NPA braces for farmgate outcome

The National Prosecuting Authority (NPA) has given itself a month or two to make a decision on the the Phala Phala case.

The National Prosecuting Authority (NPA) has given itself a month or two to make a decision on the the Phala Phala case.

Published Jun 21, 2023


The National Prosecuting Authority (NPA) has given itself a month or two to make a decision on the the Phala Phala case, involving millions of rand in foreign currency, stuffed in couches on President Cyril Ramaphosa’s Limpopo farm.

The NPA also confirmed it had been presented with a docket for consideration, however, a request to obtain outstanding information has been sent to the investigating team.

“The NPA is abreast of the status of the investigation and as soon as the outstanding information is received, it should take us a month to two months to make a decision,” said NPA Limpopo spokesperson Mashudu Malabi-Dzhangi.

Just over a year ago former State Security Agency (SSA) director-general Arthur Fraser lodged a complaint against Ramaphosa and Presidential Protection Unit head Wally Rhoode at Rosebank Police Station, claiming Rhoode allegedly traced and assaulted the five Namibian nationals accused of robbing the president’s farm.

There was between $4m (R72m) and $8m (R144m), at the farm, when the robbery took place in 2020, he claimed.

The unreported theft, according to him, pointed to prima facie proof of money laundering in contravention of Section 4 of the Prevention of Organised Crime Act No 121 of 1998 (POCA).While no police case was opened, Ramaphosa’s office claimed the matter was reported to the Presidential Protection Unit of the SAPS for investigation, and Ramaphosa denied being involved in any criminal conduct.

He said the money was from the sale of animals, but could not explain why the animals were yet to be collected two years after they were allegedly sold.

Sars had no records of the foreign currency being declared by the alleged buyer, who had claimed he did so upon landing at OR Tambo International Airport. The Section 89 panel led by retired chief justice Sandile Ngcobo found there was prima facie evidence that Ramaphosa may have violated a number of laws. Ramaphosa was also dealt a blow after the Constitutional Court refused him direct access to challenge the Ngcobo report.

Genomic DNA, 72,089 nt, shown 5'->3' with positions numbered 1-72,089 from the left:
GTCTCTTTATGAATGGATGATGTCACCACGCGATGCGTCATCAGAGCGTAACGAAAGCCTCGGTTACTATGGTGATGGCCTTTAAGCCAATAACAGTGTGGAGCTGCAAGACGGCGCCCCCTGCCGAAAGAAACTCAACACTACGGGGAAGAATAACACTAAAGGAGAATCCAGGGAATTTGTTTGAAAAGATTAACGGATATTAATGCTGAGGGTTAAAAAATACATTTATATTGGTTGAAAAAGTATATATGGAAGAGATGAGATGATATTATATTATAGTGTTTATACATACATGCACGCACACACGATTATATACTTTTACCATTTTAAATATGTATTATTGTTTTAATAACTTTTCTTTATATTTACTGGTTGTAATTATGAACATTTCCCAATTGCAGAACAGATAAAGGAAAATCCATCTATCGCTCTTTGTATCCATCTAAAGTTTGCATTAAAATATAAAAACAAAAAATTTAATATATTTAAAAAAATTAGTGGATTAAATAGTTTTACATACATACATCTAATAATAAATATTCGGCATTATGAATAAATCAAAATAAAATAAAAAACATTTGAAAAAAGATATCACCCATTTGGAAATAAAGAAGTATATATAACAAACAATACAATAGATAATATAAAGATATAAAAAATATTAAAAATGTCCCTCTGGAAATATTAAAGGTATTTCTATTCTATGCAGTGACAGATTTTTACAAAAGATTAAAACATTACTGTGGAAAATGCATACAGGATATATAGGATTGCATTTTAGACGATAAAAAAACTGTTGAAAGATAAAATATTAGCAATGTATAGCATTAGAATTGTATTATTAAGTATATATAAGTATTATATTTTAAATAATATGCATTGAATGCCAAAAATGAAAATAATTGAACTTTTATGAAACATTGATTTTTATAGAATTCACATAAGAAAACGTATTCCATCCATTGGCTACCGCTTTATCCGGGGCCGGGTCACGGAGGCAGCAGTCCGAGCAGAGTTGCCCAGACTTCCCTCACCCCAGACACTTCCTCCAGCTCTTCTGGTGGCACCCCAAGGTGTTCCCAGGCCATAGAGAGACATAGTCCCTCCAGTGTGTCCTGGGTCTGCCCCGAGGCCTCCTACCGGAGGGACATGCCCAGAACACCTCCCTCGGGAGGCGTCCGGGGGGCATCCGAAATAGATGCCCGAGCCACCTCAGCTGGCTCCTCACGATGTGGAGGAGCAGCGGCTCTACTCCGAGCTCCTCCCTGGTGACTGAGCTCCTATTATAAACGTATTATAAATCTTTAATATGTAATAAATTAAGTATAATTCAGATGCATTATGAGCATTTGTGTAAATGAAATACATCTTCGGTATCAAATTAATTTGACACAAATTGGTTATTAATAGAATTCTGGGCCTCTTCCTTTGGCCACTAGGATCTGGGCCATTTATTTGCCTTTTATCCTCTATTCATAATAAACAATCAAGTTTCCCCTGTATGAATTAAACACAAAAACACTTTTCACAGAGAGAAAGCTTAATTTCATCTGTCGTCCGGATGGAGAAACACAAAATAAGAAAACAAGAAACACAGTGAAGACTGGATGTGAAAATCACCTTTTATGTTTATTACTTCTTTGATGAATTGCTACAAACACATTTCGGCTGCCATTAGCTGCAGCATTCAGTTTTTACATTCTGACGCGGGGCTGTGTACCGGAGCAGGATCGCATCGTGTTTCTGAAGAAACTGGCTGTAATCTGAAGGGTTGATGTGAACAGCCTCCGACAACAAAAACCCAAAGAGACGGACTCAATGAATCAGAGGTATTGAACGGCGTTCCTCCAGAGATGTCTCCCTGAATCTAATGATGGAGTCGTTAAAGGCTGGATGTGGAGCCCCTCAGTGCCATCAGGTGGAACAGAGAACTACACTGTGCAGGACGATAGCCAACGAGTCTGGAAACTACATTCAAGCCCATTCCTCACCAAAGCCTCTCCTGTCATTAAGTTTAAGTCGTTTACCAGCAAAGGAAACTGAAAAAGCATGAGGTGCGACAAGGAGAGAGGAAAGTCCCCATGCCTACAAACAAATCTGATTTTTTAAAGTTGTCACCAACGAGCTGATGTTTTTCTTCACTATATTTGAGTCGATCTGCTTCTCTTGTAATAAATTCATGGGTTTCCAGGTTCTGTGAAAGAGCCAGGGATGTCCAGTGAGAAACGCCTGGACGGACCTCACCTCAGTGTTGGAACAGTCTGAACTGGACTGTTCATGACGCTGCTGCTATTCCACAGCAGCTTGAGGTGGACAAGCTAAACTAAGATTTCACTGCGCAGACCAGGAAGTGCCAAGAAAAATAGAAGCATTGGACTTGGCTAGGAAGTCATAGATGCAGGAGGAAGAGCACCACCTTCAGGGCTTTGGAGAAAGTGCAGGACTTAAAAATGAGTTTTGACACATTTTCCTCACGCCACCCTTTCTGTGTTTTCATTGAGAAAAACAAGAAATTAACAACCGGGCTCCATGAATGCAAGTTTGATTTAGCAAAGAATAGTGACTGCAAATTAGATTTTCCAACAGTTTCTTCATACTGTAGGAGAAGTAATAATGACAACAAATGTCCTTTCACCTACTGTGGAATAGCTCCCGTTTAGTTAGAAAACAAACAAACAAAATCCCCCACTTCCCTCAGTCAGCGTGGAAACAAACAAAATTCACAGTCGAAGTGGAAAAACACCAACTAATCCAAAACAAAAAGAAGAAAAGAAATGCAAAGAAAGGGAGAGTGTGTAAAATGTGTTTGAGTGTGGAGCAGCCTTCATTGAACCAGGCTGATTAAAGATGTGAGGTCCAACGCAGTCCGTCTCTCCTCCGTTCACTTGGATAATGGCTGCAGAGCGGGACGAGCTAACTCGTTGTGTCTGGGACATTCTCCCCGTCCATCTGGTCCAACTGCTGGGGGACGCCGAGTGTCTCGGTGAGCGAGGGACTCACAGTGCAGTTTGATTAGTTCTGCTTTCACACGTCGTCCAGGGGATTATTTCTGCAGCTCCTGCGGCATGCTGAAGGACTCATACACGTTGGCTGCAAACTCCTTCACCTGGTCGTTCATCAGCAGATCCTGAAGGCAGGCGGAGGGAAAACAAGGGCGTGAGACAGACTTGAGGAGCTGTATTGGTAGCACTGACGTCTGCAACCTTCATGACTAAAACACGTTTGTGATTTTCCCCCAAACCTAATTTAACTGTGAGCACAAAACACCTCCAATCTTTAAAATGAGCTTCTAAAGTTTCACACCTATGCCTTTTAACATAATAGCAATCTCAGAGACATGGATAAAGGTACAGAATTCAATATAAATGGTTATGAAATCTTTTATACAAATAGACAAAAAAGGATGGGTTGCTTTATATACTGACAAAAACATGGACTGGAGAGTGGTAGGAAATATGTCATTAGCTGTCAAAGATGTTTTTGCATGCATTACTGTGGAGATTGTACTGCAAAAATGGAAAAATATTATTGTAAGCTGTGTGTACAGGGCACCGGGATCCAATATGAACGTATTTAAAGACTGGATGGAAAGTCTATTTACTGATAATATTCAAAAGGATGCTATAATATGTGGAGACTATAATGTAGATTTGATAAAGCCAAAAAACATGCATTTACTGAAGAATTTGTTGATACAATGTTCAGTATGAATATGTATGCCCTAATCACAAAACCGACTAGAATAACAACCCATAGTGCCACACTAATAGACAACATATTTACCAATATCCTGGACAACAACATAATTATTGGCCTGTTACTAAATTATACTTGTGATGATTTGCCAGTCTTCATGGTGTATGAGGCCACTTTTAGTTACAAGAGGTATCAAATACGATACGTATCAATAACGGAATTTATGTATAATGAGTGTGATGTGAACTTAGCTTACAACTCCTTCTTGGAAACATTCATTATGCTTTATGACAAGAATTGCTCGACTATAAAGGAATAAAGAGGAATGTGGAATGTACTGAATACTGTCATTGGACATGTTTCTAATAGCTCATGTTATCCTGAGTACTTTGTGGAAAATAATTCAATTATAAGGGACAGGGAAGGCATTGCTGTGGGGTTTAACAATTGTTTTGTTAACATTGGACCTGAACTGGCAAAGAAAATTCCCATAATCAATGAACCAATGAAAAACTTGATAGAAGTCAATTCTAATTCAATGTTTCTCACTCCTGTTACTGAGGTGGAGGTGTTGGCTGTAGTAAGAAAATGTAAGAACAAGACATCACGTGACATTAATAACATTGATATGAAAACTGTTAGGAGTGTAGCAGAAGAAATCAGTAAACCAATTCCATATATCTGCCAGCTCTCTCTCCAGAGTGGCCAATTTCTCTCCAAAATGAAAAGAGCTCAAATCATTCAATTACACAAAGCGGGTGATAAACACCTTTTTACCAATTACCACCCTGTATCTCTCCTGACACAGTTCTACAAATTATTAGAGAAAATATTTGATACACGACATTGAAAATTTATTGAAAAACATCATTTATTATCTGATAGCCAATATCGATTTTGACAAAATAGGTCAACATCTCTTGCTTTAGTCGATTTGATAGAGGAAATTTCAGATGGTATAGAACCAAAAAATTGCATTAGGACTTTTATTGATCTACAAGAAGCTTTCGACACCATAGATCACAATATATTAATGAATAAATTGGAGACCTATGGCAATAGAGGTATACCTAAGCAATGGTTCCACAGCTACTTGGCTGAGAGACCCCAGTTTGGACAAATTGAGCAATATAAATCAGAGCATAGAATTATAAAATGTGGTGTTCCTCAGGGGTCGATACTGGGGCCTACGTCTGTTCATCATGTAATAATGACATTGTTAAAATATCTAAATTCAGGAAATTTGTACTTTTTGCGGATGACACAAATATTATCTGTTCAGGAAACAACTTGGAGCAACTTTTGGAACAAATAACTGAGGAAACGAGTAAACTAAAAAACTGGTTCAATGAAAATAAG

He has since abandoned the court challenge.

Outstanding investigations include the matter before the NPA, and a Public Protector complaint by African Transformation Movement (ATM) leader Vuyo Zungula.

Speaking to the Cape Times, Zungula said the amount of time it had taken to get to this stage was very “concerning”.

“It gives the impression that the politically elite are above the law. Then there is the question of whether they are investigating the president, are they going to prosecute the president, it’s very vague who they are investigating.

“It can't be that society is expected to abide by law and order alone. It does not give confidence to citizens to be law abiding because the politically elite and wealthy are treated differently before the law.”

Criminologist Dr Simon Howell said both the complexity of the case and the public interest would affect how long it took to see an outcome. “The more the public interest, the more they would want to ensure they have a watertight case. The person charged, it’s never happened involving a sitting president.

The charges are also complicated, not easy to prove. They have to provide documented evidence of the entire chain of events. With the political perspective, it could drag on until after the elections.

There is a lot of public pressure, so it might be quick, between six months or two years, but there is no way to tell.”

The delays in releasing the report led to some University of KZN students disrupting a Youth Day event, where Acting Public Protector Kholeka Gcaleka was to deliver an address last week.

Her preliminary report into a possible breach of the Executive Members Ethics Act apparently exonerated Ramaphosa. Her office recently said the final report was in its last stages.

“The PPSA has received responses to the notice in terms of section 7(9) of the Public Protector Act 23 of 1994 read with Rule 42(1) and 41(1) of the Rules Relating to Investigations by the Public Protector and Matters Incidental Thereto, 201 8, as amended.

The report is undergoing quality assurance. A final report will be produced in due course. As the PPSA, we commit to bringing finality to the matter timeously.”

Political analyst Professor Sipho Seepe said the Phala Phala saga proved that Ramaphosa’s presidency was built on “falsehood”.

“We have moved from Ramaphoria to Ramaruin, now to Ramageddon. Before Phala Phala, Ramaphosa projected the persona of incorruptibility and accountability.

He charmed his way by using his predecessor as a scapegoat for all that has gone wrong in the ANC and government.

“He tried very hard to project himself in the image of Mandela.

The Phala Phala scandal brought that to an abrupt end. The truth stares us in the face. Since taking over as president, things have got worse under Ramaphosa.

“Ramaphosa and the ANC have done their best to try to wish away the findings of the parliamentary panel that found him probably guilty of serious violations of the law and the Constitution, but this remains. There is no doubt that the opposition will milk the Phala Phala scandal to their advantage as we move closer to the elections.”

Cape Times